In Peter Knappe v. U.S., 713 F3d 1164 (9th Cir., April 4, 2013), the United States Court of Appeals for the Ninth Circuit was presented with the question whether reliance upon a tax professional may excuse the late filing of a tax return.
Peter Knappe was the personal representative of the Estate of Ingborg Pattee. He was also trustee of her testamentary trust.
Mrs. Pattee died in 2005, leaving a large estate. Mr. Knappe was her long-time friend. Although he had business experience, Mr. Knappe had no experience serving as a personal representative or preparing estate tax returns. So, he engaged the services of Mr. Francis Burns, CPA. Burns had been his company’s outside accountant for several years. Mr. Knapp was always satisfied with his work.
Burns told Knappe that a Form 706 for the estate of would need to be filed by August 30, 2006. Knappe had trouble obtaining the needed appraisals on or before the filing deadline. Burns advised Knappe that he could obtain an extension of one (1) year for both the filing and the payment of the taxes due.
Burns filed a Form 4786, seeking both an extension for filing and for payment of the taxes due. The extension sought was one year.
As we know, the filing extension, unless the personal representative is out of the country, is only six (6) months. The payment extension, however, in the discretion of the Service, may be up to one year. Burns, however, believed both extensions were automatically one (1) year. OOPS!
Given this belief, upon receipt of the extension acknowledgment from the Service, Burns did not examine it carefully. He thought he received the requested one (1) year extension for both filing and payment of taxes. The extension, however, actually provided a new filing date of February 28, 2007, and a new payment date of August 30, 2007.
Burns filed the 706 on May 18, 2007, and enclosed a check in payment of the tax shown due. A few weeks later, Burns received a notice from the IRS that the estate owed a late payment penalty of about $200,000. The penalty assessed is 5% per month, up to a maximum of 25%.
In response to the notice, Burns actually pulled the Code and Regulations off his bookshelf. Once he dusted off the cobwebs, and reviewed the Code, he realized he made an error. Nevertheless, the taxpayer asked the Service to abate the penalty under Section 6651 for reasonable cause. The taxpayer argued his reliance on CPA Burns constituted reasonable cause for the late filing. The IRS denied the request. So, Knappe paid the penalty and filed a claim for a refund with the Service. Upon denial of the claim for refund, he sued in District Court.
Unfortunately, the District Court ruled summarily in favor of the Service. Knappe then appealed to the Ninth Circuit. The court concluded: “To constitute reasonable cause, a taxpayer must prove he or she exercised ordinary business care and prudence, and was nevertheless unable to file the return” on time.
Of course, Knappe argued his reliance on the advice of Mr. Burns constituted ordinary business care and prudence. It was clear that Mr. Burns did not know that a Form 706 filing extension is limited to six (6) months. So the question was: Did Knappe’s reliance on Burns’s bad advice constitute “reasonable cause”?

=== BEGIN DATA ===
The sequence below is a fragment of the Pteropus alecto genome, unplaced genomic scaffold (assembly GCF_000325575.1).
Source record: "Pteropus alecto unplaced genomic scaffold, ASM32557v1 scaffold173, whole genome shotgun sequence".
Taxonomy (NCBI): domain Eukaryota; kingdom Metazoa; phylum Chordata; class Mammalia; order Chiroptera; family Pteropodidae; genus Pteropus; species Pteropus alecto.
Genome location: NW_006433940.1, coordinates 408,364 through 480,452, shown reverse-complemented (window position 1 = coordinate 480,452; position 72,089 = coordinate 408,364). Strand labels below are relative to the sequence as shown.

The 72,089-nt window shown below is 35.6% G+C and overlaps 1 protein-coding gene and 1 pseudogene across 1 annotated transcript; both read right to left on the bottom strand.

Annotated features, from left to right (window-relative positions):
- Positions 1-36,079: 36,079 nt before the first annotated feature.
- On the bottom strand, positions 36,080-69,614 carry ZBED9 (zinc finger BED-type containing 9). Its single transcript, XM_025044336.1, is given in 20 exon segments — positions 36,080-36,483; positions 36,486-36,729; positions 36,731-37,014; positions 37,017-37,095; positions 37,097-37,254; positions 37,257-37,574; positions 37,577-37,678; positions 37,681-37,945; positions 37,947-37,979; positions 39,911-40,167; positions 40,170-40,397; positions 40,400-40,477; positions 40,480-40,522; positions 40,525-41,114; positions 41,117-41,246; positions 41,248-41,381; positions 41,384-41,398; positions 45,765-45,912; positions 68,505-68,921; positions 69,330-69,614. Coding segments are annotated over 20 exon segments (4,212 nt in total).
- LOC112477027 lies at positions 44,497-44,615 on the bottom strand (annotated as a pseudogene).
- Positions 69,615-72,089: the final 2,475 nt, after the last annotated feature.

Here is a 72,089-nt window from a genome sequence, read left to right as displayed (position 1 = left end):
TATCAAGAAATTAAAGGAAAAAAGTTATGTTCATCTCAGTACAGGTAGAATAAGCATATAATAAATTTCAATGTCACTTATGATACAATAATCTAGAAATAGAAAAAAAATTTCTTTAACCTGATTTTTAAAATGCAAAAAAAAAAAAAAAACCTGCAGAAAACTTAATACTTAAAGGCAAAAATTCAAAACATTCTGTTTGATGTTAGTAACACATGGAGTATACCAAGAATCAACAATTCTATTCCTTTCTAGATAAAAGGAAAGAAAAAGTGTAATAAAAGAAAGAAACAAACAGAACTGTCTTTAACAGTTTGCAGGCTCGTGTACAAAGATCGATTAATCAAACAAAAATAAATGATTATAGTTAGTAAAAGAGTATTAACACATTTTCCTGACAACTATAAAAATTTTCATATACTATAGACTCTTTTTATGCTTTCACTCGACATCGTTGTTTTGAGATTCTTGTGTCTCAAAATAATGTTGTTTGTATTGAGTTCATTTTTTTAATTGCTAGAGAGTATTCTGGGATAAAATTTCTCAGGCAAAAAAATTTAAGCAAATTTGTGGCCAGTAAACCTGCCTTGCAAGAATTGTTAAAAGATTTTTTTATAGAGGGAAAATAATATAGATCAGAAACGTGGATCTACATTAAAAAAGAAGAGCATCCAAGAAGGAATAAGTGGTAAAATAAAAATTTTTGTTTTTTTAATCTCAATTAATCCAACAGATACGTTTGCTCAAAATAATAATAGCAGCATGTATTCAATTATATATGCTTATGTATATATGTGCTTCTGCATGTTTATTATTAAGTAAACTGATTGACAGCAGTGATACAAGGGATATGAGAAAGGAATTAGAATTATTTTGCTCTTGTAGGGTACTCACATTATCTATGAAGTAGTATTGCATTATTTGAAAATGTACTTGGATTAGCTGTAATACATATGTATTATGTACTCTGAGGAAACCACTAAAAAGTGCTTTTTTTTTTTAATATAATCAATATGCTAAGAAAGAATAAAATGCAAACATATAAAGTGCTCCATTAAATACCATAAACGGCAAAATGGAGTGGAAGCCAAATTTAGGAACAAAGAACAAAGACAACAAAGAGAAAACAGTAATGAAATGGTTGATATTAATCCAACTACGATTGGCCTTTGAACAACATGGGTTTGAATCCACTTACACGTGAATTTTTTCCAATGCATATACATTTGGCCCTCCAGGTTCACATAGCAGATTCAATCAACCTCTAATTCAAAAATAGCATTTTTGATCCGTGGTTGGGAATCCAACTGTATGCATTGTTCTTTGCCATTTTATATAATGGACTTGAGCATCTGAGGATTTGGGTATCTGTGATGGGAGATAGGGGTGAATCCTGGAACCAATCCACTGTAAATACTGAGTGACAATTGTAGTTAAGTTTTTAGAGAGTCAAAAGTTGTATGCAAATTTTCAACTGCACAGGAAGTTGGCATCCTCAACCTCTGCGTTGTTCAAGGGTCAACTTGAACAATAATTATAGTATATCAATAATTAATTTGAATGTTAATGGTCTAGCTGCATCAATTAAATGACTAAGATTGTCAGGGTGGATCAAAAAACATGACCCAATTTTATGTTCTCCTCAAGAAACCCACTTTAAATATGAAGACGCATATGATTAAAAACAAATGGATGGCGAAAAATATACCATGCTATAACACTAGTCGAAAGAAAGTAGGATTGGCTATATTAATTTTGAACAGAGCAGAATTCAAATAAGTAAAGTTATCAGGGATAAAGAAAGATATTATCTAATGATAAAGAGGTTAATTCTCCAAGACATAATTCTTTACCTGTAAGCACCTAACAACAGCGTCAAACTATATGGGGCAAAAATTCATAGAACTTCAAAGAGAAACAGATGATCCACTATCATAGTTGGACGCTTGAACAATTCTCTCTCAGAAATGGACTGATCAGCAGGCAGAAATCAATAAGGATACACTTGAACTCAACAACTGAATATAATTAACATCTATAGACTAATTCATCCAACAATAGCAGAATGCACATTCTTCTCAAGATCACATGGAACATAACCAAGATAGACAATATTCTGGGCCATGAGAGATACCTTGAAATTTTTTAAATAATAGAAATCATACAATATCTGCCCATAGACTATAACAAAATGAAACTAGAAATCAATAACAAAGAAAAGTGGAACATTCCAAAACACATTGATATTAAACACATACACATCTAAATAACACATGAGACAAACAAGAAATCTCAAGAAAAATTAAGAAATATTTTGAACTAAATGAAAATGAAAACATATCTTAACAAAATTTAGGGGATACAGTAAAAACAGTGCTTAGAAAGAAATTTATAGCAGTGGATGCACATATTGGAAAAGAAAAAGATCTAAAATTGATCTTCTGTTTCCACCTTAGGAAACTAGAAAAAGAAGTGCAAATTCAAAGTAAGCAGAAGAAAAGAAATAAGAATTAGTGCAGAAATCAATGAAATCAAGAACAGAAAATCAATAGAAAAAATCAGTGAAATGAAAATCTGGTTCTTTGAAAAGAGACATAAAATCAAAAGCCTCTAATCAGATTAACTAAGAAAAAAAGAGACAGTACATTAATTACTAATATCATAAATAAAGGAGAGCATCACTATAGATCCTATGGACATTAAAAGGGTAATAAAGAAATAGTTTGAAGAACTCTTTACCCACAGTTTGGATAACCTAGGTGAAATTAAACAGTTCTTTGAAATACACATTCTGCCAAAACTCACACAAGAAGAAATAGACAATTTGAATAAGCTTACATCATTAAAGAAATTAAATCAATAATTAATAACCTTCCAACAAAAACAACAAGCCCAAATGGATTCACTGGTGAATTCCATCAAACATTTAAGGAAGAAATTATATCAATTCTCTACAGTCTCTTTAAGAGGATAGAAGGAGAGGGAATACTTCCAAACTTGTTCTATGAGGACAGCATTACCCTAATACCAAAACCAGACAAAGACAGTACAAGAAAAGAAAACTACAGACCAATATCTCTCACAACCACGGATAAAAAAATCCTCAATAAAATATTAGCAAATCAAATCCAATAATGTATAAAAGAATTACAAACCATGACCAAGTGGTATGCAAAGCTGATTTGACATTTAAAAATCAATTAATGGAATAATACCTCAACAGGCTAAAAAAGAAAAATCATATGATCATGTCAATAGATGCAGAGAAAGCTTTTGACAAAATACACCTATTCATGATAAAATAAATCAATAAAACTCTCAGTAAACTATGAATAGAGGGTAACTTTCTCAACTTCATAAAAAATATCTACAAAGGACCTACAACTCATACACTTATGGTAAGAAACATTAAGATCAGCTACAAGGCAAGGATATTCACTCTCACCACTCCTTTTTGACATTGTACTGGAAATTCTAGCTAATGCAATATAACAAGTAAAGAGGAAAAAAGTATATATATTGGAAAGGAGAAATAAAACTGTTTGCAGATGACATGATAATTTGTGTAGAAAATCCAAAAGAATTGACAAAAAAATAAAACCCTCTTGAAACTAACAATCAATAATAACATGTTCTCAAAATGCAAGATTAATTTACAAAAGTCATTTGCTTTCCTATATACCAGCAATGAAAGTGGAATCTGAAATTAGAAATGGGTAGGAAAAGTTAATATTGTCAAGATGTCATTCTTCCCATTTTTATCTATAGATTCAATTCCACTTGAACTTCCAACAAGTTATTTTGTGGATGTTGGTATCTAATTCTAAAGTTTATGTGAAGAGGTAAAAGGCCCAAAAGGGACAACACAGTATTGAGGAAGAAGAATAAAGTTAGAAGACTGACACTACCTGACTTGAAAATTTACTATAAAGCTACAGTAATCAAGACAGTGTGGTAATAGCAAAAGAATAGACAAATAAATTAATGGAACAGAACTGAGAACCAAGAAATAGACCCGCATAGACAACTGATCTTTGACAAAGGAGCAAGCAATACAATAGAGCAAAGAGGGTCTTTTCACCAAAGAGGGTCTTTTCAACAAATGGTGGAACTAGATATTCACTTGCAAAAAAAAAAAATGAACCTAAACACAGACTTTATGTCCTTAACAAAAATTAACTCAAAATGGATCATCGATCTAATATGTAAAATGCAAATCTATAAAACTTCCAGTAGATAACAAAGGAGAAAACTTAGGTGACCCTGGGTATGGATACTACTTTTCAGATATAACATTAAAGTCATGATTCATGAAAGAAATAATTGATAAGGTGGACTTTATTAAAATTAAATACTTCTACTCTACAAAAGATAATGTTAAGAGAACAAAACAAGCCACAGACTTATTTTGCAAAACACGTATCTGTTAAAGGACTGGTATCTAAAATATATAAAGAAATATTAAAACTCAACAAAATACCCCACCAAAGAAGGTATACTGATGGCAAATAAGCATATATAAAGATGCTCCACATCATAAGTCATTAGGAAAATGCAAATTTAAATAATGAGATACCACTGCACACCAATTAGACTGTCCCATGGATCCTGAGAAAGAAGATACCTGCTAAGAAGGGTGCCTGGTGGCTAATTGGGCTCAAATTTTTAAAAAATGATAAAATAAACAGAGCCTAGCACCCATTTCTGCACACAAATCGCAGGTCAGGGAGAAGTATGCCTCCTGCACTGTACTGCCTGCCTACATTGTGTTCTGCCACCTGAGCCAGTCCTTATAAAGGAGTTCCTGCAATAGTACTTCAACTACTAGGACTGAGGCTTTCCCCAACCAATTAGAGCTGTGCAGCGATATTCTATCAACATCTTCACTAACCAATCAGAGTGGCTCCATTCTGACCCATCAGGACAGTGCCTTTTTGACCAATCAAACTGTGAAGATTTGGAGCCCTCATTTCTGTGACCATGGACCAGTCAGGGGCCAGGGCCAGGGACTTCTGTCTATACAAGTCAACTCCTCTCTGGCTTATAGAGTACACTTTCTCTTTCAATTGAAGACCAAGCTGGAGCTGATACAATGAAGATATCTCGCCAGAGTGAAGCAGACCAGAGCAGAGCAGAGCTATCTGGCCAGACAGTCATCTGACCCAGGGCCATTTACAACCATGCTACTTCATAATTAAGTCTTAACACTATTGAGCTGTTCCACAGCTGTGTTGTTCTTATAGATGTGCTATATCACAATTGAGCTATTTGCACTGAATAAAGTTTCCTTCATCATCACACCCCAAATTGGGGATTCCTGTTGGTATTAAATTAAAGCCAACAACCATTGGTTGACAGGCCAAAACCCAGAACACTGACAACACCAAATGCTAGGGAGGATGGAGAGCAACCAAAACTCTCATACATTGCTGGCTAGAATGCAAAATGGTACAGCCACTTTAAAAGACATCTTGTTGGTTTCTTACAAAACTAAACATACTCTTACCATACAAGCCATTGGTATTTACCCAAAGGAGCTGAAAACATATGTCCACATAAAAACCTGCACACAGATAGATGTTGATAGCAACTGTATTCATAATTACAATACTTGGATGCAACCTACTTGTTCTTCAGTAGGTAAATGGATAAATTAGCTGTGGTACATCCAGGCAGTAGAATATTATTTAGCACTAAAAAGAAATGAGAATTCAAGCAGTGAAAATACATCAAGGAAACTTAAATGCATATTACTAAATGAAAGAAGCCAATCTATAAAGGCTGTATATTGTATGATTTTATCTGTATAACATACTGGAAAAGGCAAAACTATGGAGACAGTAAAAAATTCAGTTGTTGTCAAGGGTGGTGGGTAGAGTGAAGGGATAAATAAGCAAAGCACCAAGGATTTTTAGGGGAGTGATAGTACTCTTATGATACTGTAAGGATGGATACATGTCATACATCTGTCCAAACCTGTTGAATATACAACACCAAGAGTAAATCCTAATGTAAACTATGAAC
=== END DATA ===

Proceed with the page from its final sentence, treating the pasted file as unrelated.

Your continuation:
The court broke reliance into two categories:
- reliance on substantive advice; and
- reliance on non-substantive advice.
For substantive advice, reliance upon a tax professional may constitute reasonable cause. For non-substantive advice, however, the court concluded that reliance upon a tax professional will not save the day. The court ultimately concluded the Form 706 due date is not a substantive tax issue. The law is clear—there is no debate!
Accordingly, reliance upon a tax professional will not save the day in the context of a tax filing deadline. The $200,000 late filing penalty was upheld. OUCH!
Larry J. Brant
Larry J. Brant is a Shareholder and the Chair of the Tax & Benefits practice group at Foster Garvey, a law firm based out of the Pacific Northwest, with offices in Seattle, Washington; Portland, Oregon; Washington, D.C.; New York, New York, Spokane, Washington; and Beijing, China. Mr. Brant practices in the Portland office. His practice focuses on tax, tax controversy and transactions. Mr. Brant is a past Chair of the Oregon State Bar Taxation Section. He was the long-term Chair of the Oregon Tax Institute, and is currently a member of the Board of Directors of the Portland Tax Forum. Mr. Brant has served as an adjunct professor, teaching corporate taxation, at Northwestern School of Law, Lewis and Clark College. He is an Expert Contributor to Thomson Reuters Checkpoint Catalyst. Mr. Brant is a Fellow in the American College of Tax Counsel. He publishes articles on numerous income tax issues, including Taxation of S Corporations, Reasonable Compensation, Circular 230, Worker Classification, IRC § 1031 Exchanges, Choice of Entity, Entity Tax Classification, and State and Local Taxation. Mr. Brant is a frequent lecturer at local, regional and national tax and business conferences for CPAs and attorneys. He was the 2015 Recipient of the Oregon State Bar Tax Section Award of Merit.
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